Module programming, execution and debugging

I have a mixture of data updates and rendering in both draw() and step(). How often are draw() and step() called? It would take quite a bit of rewrite to limit rendering to draw() and structure changes to step(). What is the reasoning for segregation in this manner? Would you expect any problems having such a mixture?

They are called both each frame. Only Module::process is called each sample.

I’m definitely still learning. My module does no DSP audio processing but just uses the DSP timing via the process() function. Since no audio, really not much needs to be done at every step(), which is probably why I put almost everything in the draw() function. In process() I set flags to indicate variable changes and display dirty status and then I just update or render when something changes.

I do have a lot of variables changing during runtime, but I use the clock/timer functionality to only update the variables at certain times, such as at measure begin or on the beat etc. So, although there is quite a bit of data, there is no need to update it more than a few times per second. I thought something updates with the frame rate. I thought that was step() and it was used for low frequency UI updates. I guess I was wrong.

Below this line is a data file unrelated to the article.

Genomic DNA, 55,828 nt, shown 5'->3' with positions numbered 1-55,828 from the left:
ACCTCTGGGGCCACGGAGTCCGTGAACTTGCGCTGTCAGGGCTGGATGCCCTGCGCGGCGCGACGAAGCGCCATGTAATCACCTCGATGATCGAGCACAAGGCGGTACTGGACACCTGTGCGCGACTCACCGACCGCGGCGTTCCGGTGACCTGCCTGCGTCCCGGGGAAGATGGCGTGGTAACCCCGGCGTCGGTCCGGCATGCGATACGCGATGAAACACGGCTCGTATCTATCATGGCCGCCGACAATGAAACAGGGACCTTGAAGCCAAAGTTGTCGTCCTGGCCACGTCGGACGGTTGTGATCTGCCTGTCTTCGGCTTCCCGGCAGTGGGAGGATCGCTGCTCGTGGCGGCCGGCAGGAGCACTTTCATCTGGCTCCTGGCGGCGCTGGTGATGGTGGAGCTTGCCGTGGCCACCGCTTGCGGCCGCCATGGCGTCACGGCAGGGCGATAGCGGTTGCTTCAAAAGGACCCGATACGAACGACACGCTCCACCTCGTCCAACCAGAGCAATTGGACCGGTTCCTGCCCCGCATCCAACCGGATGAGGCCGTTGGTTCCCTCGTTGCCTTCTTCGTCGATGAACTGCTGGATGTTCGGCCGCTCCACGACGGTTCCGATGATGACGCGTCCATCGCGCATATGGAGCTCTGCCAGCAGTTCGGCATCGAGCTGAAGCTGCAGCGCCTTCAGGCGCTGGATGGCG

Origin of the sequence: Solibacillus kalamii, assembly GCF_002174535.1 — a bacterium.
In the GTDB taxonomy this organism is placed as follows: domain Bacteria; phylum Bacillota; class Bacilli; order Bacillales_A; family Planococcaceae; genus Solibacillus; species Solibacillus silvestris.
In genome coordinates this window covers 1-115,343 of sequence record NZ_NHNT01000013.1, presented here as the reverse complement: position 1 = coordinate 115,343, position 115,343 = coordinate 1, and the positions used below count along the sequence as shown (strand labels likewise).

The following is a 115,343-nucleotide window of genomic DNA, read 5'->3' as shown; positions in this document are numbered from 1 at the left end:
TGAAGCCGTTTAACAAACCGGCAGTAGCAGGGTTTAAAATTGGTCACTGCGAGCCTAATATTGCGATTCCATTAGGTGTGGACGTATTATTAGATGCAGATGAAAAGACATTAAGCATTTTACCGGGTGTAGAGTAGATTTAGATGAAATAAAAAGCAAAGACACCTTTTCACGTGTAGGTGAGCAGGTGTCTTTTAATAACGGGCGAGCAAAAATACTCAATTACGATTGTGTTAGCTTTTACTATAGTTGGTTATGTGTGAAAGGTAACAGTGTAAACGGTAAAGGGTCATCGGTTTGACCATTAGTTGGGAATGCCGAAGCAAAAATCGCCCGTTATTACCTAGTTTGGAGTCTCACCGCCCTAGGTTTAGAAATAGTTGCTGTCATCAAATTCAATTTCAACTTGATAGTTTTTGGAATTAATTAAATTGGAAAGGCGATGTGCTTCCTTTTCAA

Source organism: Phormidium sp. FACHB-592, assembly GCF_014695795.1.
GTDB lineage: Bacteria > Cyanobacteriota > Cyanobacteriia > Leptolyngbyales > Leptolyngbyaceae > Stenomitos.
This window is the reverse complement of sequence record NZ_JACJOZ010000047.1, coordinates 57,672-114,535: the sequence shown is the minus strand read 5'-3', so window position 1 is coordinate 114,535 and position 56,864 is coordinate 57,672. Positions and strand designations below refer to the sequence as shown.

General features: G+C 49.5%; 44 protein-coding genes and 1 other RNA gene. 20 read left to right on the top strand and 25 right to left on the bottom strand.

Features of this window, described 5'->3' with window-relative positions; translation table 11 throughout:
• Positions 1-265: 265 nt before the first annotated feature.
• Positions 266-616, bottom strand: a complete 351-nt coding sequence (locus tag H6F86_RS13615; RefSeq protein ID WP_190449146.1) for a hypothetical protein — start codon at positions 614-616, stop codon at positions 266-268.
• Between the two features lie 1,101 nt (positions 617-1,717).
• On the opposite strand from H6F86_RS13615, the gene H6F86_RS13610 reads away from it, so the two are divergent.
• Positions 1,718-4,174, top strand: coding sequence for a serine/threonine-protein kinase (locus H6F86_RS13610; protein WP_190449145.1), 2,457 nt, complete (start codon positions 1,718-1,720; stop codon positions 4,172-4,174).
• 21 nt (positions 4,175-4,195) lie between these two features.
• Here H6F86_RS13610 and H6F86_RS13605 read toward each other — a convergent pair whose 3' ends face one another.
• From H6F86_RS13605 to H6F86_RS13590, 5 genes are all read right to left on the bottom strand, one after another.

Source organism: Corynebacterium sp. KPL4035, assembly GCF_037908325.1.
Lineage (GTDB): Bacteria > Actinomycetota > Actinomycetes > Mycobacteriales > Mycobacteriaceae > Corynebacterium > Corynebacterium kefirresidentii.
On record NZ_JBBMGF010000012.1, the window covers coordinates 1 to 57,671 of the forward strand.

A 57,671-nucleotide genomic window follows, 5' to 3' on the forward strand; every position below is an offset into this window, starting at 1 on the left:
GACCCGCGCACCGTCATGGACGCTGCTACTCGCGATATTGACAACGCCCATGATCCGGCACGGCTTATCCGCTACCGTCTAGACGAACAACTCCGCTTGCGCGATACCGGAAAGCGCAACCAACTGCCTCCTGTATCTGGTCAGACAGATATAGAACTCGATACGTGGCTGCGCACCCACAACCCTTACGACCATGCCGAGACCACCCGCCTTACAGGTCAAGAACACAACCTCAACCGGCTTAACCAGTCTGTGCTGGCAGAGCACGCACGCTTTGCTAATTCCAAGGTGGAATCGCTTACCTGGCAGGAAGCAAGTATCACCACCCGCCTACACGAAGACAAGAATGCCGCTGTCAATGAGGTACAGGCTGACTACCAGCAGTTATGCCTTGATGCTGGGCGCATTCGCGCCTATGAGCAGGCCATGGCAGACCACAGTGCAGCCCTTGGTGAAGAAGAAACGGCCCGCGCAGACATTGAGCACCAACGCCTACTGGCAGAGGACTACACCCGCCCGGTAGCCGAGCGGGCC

Ok, my mistake. Maybe the difference is related to the thread where the method is called ?

Actually it is not entirely true what I said. As far as I remember Widget::step is called every frame, Widget::draw is called every frame if the widget is currently visible in Rack. @Vortico may correct me if I’m wrong.

There was some details in this topic on why Widget should be completely stateless. With the forthcoming v2.0 rack will be able to run in headless mode therefore the widget will not be processing at all.

If you need to run code every n sample to save up performances in your process(), you can use the dsp::clockDivider class as a helper :wink:


This is a valid requirement and there is dsp::ClockDivider for use in Module::process if something has not to be done for every sample, like updating LED status.

Keep in mind that in Rack v2 there will be a headless mode which runs modules without an active widget.

Edit: As @23volts said :smiley:

1 Like

Looks like I need to read up on v2 changes. Can you sum up simply what it means “Widget should be completely stateless”? Does this apply only to the module widget or to any widget? Will modules have to be specifically rewritten to run headless or with a GUI? I’ll take a look at dsp::clockDivider class. I’m just manually counting clock ticks from the DSP in process() and dividing.

What I mean by that is that any parameters or variable that are necessary for your module to function properly. Stateless is a bit of an overstatement, as a button object may of course have a on off state , but this state should be linked to the parameter from the module. In short, the module holds the data/process them, and the moduleWidget, when needs to draw, refers to the module data and not the other way around.